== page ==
Amazon seeks a tax reprieve
September 8, 2011 03:22 PM
California state legislators and Amazon.com Inc. have forged a tentative agreement that would exempt Amazon and possibly other online retailers from collecting sales tax from California residents for a year, state officials say.
Amazon has agreed in return to drop its push to put a referendum on a state ballot next June that would let voters decide whether to overturn the existing sales tax law that went into effect in July. The retailer has also agreed to step up lobbying efforts for a federal law that to create a nationwide system of sales tax collection by Internet and catalog retailers, state officials say. If a federal law isn’t enacted by next year, Amazon would start collecting the California sales tax.
Amazon, No. 1 in the Internet Retailer Top 500 Guide, declines to comment.
Amazon’s willingness to cut a deal with California coincides with increasing pressure the retailer faces from lawmakers in several states as well as from the media, says Daniel Schibley, a state tax analyst at CCH Inc., a unit of Wolters Kluwer that publishes tax and business information. “For the last few months, Amazon has been taking a lot of hits in the press and among state lawmakers for its sales tax policy,” he says. “This seems to reflect a recognition that it’s probably not in the company’s long-term interest to keep fighting this battle with the states.”
The tentative deal follows Amazon’s offer earlier this week to build distribution centers and add thousands of jobs in California in exchange for a two-year exemption from state sales tax collection.
The proposed deal, which would make the earlier offer moot, must be put before a vote of both houses of the California State Legislature before midnight Friday, Sept. 9, the last day of the current legislative session. Legislators were planning to submit a bill with an “urgency clause,” which would require a two-thirds vote of both the state Senate and Assembly. If passed that way, the legislation authorizing the deal would become effective immediately. Without the urgency clause, the bill would not go into effect until January.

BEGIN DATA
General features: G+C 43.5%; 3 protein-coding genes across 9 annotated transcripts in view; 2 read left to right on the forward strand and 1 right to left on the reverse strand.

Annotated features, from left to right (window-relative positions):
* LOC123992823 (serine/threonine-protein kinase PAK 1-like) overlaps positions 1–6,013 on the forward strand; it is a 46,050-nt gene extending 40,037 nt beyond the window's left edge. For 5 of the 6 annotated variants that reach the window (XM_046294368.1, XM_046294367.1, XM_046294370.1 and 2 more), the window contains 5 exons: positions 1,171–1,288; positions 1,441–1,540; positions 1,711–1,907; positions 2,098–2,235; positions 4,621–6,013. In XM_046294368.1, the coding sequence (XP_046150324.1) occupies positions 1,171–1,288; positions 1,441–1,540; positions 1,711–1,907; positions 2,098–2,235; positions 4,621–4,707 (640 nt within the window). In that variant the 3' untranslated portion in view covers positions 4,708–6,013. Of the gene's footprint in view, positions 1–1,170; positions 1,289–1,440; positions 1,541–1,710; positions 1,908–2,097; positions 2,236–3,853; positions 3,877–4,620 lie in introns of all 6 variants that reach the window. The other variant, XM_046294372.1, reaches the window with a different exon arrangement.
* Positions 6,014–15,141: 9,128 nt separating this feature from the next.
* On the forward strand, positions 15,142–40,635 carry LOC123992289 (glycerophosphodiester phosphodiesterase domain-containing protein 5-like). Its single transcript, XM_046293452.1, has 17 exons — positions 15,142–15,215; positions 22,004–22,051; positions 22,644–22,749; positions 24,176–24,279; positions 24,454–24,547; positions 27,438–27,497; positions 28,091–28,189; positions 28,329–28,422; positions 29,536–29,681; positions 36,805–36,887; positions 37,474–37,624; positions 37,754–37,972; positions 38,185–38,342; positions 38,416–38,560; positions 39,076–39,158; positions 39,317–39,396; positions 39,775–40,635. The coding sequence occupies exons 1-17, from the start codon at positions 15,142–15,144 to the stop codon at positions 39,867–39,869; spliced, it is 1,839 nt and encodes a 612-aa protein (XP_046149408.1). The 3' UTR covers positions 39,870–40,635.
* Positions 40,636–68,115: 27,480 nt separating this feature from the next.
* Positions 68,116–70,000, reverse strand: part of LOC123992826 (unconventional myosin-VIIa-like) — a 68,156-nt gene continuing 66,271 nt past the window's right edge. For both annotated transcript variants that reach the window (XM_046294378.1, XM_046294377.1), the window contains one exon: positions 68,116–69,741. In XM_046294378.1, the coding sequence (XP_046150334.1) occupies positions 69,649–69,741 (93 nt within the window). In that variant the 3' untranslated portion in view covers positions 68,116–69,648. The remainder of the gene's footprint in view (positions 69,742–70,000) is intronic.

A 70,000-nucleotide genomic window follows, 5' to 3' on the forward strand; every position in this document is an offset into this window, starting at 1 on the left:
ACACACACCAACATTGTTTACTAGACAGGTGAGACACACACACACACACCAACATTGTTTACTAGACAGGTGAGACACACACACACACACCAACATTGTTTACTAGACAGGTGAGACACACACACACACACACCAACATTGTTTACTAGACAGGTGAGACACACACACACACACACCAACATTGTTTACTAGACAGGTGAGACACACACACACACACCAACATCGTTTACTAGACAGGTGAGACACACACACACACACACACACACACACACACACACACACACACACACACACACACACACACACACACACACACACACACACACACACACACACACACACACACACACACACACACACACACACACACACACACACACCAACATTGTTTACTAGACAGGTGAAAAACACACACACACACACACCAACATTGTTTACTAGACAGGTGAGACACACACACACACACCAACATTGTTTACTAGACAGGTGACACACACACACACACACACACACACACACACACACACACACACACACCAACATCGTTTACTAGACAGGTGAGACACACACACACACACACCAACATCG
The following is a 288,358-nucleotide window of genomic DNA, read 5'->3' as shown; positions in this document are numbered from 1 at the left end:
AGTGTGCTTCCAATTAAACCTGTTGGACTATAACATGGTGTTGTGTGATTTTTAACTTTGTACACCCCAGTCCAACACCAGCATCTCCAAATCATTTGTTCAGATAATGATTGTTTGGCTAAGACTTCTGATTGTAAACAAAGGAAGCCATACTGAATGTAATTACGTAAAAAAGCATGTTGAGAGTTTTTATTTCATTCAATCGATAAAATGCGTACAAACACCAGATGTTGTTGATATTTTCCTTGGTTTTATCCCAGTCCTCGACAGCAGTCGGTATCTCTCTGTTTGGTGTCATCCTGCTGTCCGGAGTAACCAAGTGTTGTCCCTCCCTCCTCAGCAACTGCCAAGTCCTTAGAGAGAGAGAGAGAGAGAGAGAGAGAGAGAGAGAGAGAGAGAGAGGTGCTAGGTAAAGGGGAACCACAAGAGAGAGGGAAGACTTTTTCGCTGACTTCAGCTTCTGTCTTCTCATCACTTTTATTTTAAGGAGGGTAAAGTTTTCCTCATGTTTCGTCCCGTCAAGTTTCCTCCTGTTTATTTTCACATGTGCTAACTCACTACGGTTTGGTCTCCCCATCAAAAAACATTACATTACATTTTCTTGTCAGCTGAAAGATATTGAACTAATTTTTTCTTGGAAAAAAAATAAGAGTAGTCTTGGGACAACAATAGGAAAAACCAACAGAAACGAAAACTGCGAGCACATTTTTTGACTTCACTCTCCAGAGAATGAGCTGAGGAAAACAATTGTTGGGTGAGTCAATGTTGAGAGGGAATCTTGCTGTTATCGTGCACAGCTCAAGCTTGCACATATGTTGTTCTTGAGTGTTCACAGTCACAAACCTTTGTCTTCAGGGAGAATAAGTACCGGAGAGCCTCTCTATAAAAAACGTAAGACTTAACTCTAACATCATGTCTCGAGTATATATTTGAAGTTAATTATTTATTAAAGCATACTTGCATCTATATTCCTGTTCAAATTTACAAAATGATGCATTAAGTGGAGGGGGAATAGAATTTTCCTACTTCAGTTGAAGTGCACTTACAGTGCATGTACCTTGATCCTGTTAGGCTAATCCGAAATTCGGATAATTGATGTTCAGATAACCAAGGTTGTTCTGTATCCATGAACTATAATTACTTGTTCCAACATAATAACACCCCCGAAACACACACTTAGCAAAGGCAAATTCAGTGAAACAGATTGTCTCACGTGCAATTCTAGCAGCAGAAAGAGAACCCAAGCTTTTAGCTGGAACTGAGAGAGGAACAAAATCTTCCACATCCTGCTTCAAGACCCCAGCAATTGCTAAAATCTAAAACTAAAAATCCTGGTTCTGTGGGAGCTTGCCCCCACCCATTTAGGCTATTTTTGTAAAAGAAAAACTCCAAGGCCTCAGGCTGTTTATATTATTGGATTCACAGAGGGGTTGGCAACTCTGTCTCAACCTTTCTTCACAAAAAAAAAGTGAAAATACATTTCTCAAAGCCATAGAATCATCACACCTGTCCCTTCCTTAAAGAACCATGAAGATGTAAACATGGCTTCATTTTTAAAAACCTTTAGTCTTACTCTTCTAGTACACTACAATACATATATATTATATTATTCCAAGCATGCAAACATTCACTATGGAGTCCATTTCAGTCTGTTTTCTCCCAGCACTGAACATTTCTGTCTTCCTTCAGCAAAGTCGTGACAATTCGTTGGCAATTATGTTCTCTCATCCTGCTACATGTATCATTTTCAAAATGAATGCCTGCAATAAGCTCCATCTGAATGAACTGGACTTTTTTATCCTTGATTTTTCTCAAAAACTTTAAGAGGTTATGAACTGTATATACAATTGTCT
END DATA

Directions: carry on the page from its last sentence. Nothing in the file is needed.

However, there’s no guarantee the deal will win the necessary votes from California’s Republicans, who are not involved in drafting the bill’s final language. Although Democrats control both houses of the State Legislature, they need at least two Republican votes in the Senate and six in the Assembly to get a two-thirds victory margin, says a spokesman for Sen. Bob Dutton, the Senate’s Republican leader, who has been credited with initiating the talks that led to the tentative deal with Amazon.
A spokeswoman for Assemblywoman Connie Conway, the Republican leader in the Assembly, said that because Assembly Republicans had not yet seen a legislative proposal as of this afternoon, she would not comment on the deal.
For Amazon, the negotiations this week mark a sharp turn from its previous response to states that have passed online sales tax laws. In California and other states Amazon has severed ties with affiliate web sites rather than collect sales tax under sales tax laws that requires online retailers to collect the tax if they receive referral traffic from in-state affiliates, such as blogs and other information sites. The California law that went into effect last month also requires online retailers to collect sales tax if they have in-state subsidiaries that operate distribution centers and other facilities. In effect, such state laws provide states with a way around existing federal law that says states can mandate sales tax collection only by retailers with an in-state physical presence, or nexus in legal terms, such as stores and distribution centers.
A federal bill submitted this summer by Sen. Dick Durbin (D-IL), the second-ranking Democrat in the U.S. Senate, would authorize states that have simplified their tax polices under the Streamlined Sales Tax Project to require all retailers to collect sales tax, whether or not the merchants had an in-state physical presence. The Streamlined Sales Tax Project is an effort to simplify state sales tax laws to make it easier for retailers to collect sales tax across multiple states; more than 20 states take part.
It’s not clear how Amazon’s California deal might impact the chances of that bill winning support in Congress, Schibley says. On the one hand, Durbin’s bill—the Main Street Fairness Act—would benefit from the deep pockets of Amazon in lobbying efforts. But, on the other hand, Schibley adds, California’s large congressional contingent might be less enthusiastic toward the Durbin bill if they think their state will get more tax revenue next year whether the federal bill passes or not.